Archive for the 'stitch patterns' Category

p7035325sm.jpg I told you I was in a dishcloth-knitting mood these days. Saturday evening, while hanging out and chatting with some friends, I cranked out this Mason-Dixon Dishcloth (from Mason-Dixon Knitting, natch). This was the first time I’d tried this pattern–which is knit in the round from the outside in–and I found it to be a lot of fun. As long as I had a row counter, I was able to keep track of my knitting and participate in the conversation pretty easily without getting lost in either. For some reason, the bobbles at the points ended up on the wrong side of the fabric. I’m not sure how that happened–I followed the pattern carefully, and the errata don’t say anything about the bobbles. This was the first time I’d ever knit bobbles, too, so experience isn’t there to help me figure it out.

p7035326sm.jpgBetween Sunday and Monday I cranked out this one-of-a-kind number. It’s based on the “Waterfall” stitch pattern in 365 Knitting Stitches a Year. My friend Katie has been using the stitches in this book as inspiration for her own dishcloth-knitting lately, and she lent me her copy for inspiration. I really want to like this stitch pattern, but I don’t think it’s idea for a washcloth–the result is too loose.

p7035327sm.jpgInspired by my friend Gina, who recently completed an Unbearable Cute Baby Kimono (Mason-Dixon, y’all) for her niece who’s due in mid-August, I decided to whip up one of these myself. Since I had one ball of blue yarn and one ball of green yarn on hand–and I felt like playing with color a bit here–I strayed from the monochromatic scheme of the original pattern and used one color on the front and one on the back. I like the result, though I was surprised at how slowly this thing worked up. It’s knit in garter stitch in one piece, so I thought it would go a lot faster.


Yarn-related tidbits

I’ve come across lots of interesting stuff while cruising in the information superhighway over the past few weeks. (Thank goodness Al Gore invented the Internet! Whatever would I do without it?) Rather than try to think of something postworthy to say about each and every one, I’ll just list them all here and let you make of them what you will.

I’m not a crocheter, but this project has me half-tempted to learn that craft. It’s a bag/box shaped like one of those Japanese stone garden statues (of which I have one in my backyard). The author of this pattern filled her box (which she calls a castle bag) with crocheted fairy-tale figures, though I bet amigurumi (look here for a list of free patterns) would be equally at home here.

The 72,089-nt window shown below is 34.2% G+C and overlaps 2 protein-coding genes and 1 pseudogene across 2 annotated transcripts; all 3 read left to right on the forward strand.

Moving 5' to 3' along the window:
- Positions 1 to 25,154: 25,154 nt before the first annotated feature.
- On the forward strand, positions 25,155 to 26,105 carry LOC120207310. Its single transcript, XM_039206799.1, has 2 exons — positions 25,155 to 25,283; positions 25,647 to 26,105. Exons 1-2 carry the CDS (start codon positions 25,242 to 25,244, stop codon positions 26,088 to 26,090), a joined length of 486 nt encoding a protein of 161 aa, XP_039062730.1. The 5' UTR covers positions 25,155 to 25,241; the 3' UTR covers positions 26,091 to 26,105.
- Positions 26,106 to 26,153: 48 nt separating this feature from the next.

Check out Cat Bordhi’s (yes, she of the Moebius scarf fame) instructions for knitting a treehouse.

This week’s Craft: Pattern Podcast is for the Isabeau Purse, a cute little lace thing that uses only about one skein (~120 yards) of yarn and is the right size for carrying a wallet and cell phone.

Have a skein of Koigu that’s burning a hole in your stash box? This beret from the Purl Bee might be just the ticket, then.

I don’t own any books in Barbara Walker’s Treasure of Knitting Pattern series. (Gasp! Does that mean I’m not a real knitter? This reminds me of the time in graduate school when a colleague told me I wasn’t a real anthropologist because I didn’t have any maps on my office walls.) Here’s a just-started online project whose goal is to compile color photographs of all the stitch patterns in those books. They’re looking for volunteers to create swatches and send in their photos, so if you’re interested head on over there!

I live nowhere near Santa Clara, where Stitches West 2007 will be taking place later this month. Hearing about this knitting-focused train ride to Stitches West makes me a bit jealous of those who do (like my SP9–how lucky!). What fun!

Here is designer Benjamin Cho’s take on the knit dress, as unveiled at his Fall 2007 runway show this week in New York. The use of knitting needles here is kind of neat. But those disembodied hands? Kind of creepy.

From BBC news comes this article about how a women’s hospital in Liverpool is using knitted breasts to help teach new mothers how to breastfeed and express milk. This is a great solution for cash-strapped programs that can’t afford more lifelike (and incredibly expensive) model breasts. In the article a hospital rep says that more knitters are needed, but no contact information is provided (and I couldn’t find any information at the hospital’s website).